The opposite side of the story is also appropriate. If you knew you could trigger certain bodily responses by fine tuning the amount of certain macros in your diet you can structure your diet around those macros. A specific 2000 calorie diet for a female looking to build muscle and lose fat could be 160g Protein, 88g Fat and 140g Carbs. This is a fictional person and not something you should just try, but this also equals pretty much 2000 calories, with rounding.

So you’re asking WHY is it beneficial to consider the Macro approach?

Macros:

We’ve said our bodies are so fine tuned but do you know HOW much? For instance, when you consume carbohydrates you trigger an insulin hormone response, the intensity of which is dictated by your ability to digest that carbohydrate. A diabetic individual will digest it differently to a non-diabetic, as well as between two perfectly healthy individuals. This insulin response, if occurring, will then crash and then result in a following bout of hunger – your body’s way of trying to influence ingesting MORE carbohydrates in order to restore normal hormone levels.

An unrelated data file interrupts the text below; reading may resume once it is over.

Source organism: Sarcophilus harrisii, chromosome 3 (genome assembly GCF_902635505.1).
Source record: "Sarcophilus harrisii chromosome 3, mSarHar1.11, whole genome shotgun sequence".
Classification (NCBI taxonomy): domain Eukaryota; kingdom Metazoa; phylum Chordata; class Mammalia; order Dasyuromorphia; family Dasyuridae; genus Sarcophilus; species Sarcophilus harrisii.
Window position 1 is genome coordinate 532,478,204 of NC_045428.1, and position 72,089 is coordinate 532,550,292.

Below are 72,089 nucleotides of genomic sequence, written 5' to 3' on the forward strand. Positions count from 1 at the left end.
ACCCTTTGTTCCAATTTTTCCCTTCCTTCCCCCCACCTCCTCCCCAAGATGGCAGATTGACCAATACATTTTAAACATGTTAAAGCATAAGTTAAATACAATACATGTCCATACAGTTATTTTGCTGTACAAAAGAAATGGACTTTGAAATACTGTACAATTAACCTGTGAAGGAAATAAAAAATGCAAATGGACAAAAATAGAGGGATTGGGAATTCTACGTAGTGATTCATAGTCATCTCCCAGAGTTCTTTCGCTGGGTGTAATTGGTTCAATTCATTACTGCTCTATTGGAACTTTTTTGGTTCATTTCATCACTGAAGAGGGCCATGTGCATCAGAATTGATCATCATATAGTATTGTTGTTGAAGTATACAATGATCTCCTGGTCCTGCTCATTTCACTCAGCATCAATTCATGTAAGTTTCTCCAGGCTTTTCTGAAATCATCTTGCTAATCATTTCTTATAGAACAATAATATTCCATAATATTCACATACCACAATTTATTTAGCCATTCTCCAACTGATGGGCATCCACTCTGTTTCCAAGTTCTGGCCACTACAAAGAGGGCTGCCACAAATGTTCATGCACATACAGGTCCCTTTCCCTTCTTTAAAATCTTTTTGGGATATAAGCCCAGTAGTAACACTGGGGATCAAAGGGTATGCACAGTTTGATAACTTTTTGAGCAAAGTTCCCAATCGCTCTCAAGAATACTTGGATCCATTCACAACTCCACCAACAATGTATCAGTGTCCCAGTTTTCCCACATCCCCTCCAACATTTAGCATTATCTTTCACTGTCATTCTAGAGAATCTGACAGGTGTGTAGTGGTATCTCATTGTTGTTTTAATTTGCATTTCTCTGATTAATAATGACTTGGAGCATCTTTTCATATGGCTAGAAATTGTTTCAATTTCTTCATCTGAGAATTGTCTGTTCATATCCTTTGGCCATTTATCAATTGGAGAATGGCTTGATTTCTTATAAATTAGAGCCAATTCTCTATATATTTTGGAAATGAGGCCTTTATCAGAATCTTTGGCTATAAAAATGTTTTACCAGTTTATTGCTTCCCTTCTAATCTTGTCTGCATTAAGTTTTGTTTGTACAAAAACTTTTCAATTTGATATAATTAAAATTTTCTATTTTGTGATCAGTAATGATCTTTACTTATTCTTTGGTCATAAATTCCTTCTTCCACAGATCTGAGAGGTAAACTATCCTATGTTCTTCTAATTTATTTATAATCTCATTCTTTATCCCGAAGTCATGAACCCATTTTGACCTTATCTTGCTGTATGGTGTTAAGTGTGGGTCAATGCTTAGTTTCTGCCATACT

Not only do specific amounts of carbohydrate influence hunger but macros also dictate your level of performance and recovery in sport and general life. Your digestion is massively influenced by the amount of protein, fat and carbs running through your body. An example being eating too much protein: Too much running through your intestines will throw it off-whack, either racing through your system and not being digested in any way, or slowing digestion down completely say if too much fibre is being consumed. Either way, your body is a very specific thing – you’re UNIQUE. It’s completely understandable how your body will respond better to certain amounts of carbohydrates, fat and protein…